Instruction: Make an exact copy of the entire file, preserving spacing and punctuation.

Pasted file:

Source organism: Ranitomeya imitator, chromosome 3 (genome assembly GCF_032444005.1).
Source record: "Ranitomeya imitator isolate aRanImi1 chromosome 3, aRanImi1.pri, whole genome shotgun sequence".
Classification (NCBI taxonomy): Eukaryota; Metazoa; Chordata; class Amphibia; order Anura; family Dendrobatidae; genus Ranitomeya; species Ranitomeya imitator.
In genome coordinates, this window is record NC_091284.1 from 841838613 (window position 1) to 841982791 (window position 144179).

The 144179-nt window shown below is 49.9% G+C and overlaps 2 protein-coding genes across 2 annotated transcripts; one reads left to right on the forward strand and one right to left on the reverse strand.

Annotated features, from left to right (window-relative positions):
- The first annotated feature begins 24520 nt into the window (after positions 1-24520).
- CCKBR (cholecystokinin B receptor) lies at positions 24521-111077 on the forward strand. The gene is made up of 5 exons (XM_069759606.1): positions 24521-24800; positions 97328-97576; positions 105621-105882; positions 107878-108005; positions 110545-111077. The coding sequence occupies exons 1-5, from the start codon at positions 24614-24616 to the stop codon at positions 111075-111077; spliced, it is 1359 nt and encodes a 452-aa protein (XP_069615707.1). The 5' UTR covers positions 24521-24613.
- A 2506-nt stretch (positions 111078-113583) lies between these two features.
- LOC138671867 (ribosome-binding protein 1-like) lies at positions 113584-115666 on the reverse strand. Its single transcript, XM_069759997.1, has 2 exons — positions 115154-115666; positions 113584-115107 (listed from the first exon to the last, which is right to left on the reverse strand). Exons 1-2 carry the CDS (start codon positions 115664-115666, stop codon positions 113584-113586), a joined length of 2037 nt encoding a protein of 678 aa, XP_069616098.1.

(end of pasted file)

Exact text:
Source organism: Ranitomeya imitator, chromosome 3 (genome assembly GCF_032444005.1).
Source record: "Ranitomeya imitator isolate aRanImi1 chromosome 3, aRanImi1.pri, whole genome shotgun sequence".
Classification (NCBI taxonomy): Eukaryota; Metazoa; Chordata; class Amphibia; order Anura; family Dendrobatidae; genus Ranitomeya; species Ranitomeya imitator.
In genome coordinates, this window is record NC_091284.1 from 841838613 (window position 1) to 841982791 (window position 144179).

The 144179-nt window shown below is 49.9% G+C and overlaps 2 protein-coding genes across 2 annotated transcripts; one reads left to right on the forward strand and one right to left on the reverse strand.

Annotated features, from left to right (window-relative positions):
- The first annotated feature begins 24520 nt into the window (after positions 1-24520).
- CCKBR (cholecystokinin B receptor) lies at positions 24521-111077 on the forward strand. The gene is made up of 5 exons (XM_069759606.1): positions 24521-24800; positions 97328-97576; positions 105621-105882; positions 107878-108005; positions 110545-111077. The coding sequence occupies exons 1-5, from the start codon at positions 24614-24616 to the stop codon at positions 111075-111077; spliced, it is 1359 nt and encodes a 452-aa protein (XP_069615707.1). The 5' UTR covers positions 24521-24613.
- A 2506-nt stretch (positions 111078-113583) lies between these two features.
- LOC138671867 (ribosome-binding protein 1-like) lies at positions 113584-115666 on the reverse strand. Its single transcript, XM_069759997.1, has 2 exons — positions 115154-115666; positions 113584-115107 (listed from the first exon to the last, which is right to left on the reverse strand). Exons 1-2 carry the CDS (start codon positions 115664-115666, stop codon positions 113584-113586), a joined length of 2037 nt encoding a protein of 678 aa, XP_069616098.1.